Work It: What California Employers Should Know About New Laws for 2019

*Originally published by CalCPA in the January/February 2019 issue of California CPA — the original article can be found here.

As the #MeToo movement gained momentum to right the wrongs of sexual harassment alleged against Hollywood, business and politicians, so too has the California Legislature responded by declaring, in essence, #TimesUp.

Of the nearly 600 bills introduced in 2018 that mention “employer,” compared to 304 bills in 2017) 455 mentioned “sexual harassment,” (compared to 347 the prior year). While most of those bills did not pass, and of the ones that did, Gov. Brown did not sign several into law, many of the new laws will have significant impact on our state.

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How to Prepare For a Visit from ICE: I-9 Audits and Workplace Visits

On December 11, 2018, U.S. Immigration and Customs Enforcement (ICE) issued a press release reaffirming the agency’s continued commitment to prosecuting employers who knowingly hire and employ ineligible workers. The agency further announced that it will use I-9 audits and penalties to ensure that employers comply with applicable laws.

According to ICE, in Fiscal Year 2018, the agency initiated 6,848 worksite investigations, 5,981 I-9 audits, 779 criminal arrests and 1,525 administrative arrests. Given this active enforcement landscape, it is imperative that employers comply with applicable immigration laws, and understand their rights under such laws.

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Summary of Key New California Laws for 2019 (and Beyond): What Employers Should Know

In 2018, Governor Brown signed several laws impacting California employers. A summary of some of the key new laws follows. The effective date of each new law is indicated in the heading of the Assembly Bill (AB) and/or Senate Bill (SB).1 The list below is in numerical order by AB or SB.

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California Considers Ban On Forced Arbitration By Employers

Late last year, a bipartisan coalition in the United States Senate sponsored legislation to ban the use of mandatory arbitration agreements to settle sexual harassment and sex discrimination claims (H.R. 4734/S. 2203). While that bill—titled the “Ending Forced Arbitration of Sexual Harassment Act of 2017”—remains pending, a similar bill is also now pending before the California legislature (A.B. 3080). If enacted, A.B. 3080 would prohibit employers from requiring mandatory arbitration agreements as a condition of employment, continued employment, or the receipt of any employment-related benefit, such as a bonus.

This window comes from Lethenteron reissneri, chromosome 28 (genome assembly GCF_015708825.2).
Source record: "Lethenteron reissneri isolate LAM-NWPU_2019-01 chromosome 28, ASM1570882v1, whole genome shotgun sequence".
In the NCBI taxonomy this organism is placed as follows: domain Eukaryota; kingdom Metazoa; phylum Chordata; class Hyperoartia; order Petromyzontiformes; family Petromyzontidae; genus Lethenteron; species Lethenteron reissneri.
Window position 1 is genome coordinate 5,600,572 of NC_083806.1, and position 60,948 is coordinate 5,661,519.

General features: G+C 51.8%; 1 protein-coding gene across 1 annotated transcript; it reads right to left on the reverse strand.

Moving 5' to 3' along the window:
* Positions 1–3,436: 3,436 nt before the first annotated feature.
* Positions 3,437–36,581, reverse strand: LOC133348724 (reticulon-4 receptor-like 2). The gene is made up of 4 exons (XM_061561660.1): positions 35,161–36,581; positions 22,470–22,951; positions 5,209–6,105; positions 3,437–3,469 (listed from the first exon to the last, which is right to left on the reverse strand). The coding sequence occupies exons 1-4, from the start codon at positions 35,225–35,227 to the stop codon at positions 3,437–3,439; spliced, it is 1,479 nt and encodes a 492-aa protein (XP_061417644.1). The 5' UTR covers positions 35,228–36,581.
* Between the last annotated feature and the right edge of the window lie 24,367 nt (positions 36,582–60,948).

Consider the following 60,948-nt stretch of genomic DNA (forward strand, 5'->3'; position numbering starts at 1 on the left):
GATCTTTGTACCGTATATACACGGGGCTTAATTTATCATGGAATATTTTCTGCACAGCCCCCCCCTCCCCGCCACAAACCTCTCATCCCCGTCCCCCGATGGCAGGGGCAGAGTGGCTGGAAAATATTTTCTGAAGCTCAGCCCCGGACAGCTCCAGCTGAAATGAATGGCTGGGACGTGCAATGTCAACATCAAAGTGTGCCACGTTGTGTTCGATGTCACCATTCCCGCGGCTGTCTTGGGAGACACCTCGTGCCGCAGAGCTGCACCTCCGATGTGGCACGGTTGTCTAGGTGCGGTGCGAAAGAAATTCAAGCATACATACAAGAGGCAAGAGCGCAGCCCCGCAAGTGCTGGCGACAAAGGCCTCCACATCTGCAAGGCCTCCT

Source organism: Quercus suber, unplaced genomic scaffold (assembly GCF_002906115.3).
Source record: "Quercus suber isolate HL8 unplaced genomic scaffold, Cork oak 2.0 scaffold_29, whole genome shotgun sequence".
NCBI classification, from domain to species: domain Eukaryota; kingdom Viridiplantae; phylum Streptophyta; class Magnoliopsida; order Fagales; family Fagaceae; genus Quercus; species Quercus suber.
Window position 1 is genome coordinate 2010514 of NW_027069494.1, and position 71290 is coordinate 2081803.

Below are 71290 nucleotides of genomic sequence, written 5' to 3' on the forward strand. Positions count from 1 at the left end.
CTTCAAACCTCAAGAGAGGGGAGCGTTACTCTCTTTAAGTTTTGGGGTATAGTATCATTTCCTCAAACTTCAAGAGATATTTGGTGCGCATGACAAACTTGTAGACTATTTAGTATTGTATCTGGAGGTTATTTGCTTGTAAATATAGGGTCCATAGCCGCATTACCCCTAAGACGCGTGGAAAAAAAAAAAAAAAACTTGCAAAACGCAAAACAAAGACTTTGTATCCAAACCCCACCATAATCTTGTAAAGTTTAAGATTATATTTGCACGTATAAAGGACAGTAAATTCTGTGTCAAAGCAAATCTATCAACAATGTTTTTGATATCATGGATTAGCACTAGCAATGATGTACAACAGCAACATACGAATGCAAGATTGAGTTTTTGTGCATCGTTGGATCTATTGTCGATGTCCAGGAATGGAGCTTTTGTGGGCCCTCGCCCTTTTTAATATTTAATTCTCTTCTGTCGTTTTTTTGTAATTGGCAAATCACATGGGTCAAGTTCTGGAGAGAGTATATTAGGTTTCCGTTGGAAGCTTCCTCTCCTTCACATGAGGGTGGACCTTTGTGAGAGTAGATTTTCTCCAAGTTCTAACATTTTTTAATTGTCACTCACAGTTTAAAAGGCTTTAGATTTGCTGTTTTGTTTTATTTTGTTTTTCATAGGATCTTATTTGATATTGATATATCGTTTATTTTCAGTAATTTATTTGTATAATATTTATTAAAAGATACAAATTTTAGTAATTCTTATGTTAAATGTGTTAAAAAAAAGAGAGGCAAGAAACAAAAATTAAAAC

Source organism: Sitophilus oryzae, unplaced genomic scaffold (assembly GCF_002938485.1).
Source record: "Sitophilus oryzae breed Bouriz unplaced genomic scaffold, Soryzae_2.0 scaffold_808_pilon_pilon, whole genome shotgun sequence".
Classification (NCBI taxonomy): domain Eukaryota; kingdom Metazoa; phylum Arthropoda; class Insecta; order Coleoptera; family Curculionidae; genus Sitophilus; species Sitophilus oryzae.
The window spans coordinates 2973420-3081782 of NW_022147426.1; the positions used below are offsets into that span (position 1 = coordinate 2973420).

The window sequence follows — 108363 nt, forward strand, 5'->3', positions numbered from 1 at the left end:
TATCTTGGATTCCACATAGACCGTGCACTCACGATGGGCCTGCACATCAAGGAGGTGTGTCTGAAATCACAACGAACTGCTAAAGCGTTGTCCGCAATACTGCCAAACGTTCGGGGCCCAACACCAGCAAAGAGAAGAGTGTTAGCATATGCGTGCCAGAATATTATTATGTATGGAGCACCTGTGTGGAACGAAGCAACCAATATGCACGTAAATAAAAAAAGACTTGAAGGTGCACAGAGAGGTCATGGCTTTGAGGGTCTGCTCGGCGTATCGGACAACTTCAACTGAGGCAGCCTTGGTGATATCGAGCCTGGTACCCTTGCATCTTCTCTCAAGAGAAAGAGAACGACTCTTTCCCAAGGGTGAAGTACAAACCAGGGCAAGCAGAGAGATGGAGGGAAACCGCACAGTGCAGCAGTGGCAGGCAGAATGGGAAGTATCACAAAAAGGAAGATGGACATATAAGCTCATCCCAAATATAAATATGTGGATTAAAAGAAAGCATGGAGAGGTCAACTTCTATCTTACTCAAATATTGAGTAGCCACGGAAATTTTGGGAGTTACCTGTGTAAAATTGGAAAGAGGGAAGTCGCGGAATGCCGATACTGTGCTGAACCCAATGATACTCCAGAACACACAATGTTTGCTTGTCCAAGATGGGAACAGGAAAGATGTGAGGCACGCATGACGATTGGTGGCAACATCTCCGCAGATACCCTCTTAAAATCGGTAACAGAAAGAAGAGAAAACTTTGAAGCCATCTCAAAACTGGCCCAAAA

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New York City Employers: Get Ready to Comply with the Earned Safe and Sick Time Act

As a reminder, the New York City Earned Safe and Sick Time Act (“Paid Safe/Sick Leave Law”) became effective on May 5, 2018. The Paid Safe/Sick Leave Law applies to all employers with five or more employees who work more than 80 hours a year in New York City and requires employers to provide up to 40 hours (5 days) of paid safe and sick leave. Employers with less than five employees must provide unpaid sick and safe leave. In order to notify employees about their rights under the Paid Safe/Sick Leave Law, New York City employers must distribute written notice to their employees on the first day of employment or by June 4, 2018. Employers can find the new Notice of Employee Rights on the New York City Department of Consumer Affairs (“DCA”) website, available here. The DCA also provides the new notice in Spanish, Chinese and 24 other languages.

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Justice Gorsuch Casts Deciding Vote Rejecting NLRB’s Prohibition on Class Action Waivers

In a long-awaited decision, the United States Supreme Court, by a 5-to-4 vote, overturned the National Labor Relations Board’s (the “Board”) ruling that class action waivers violate the National Labor Relations Act (NLRA) because they interfere with the right to engage in “protected activity,” which, according to the Board, includes the ability to bring class or collective actions. Epic Sys. Corp. v. Lewis, No. 16-0285, 2018 WL 2292444, at *23 (U.S. May 21, 2018).

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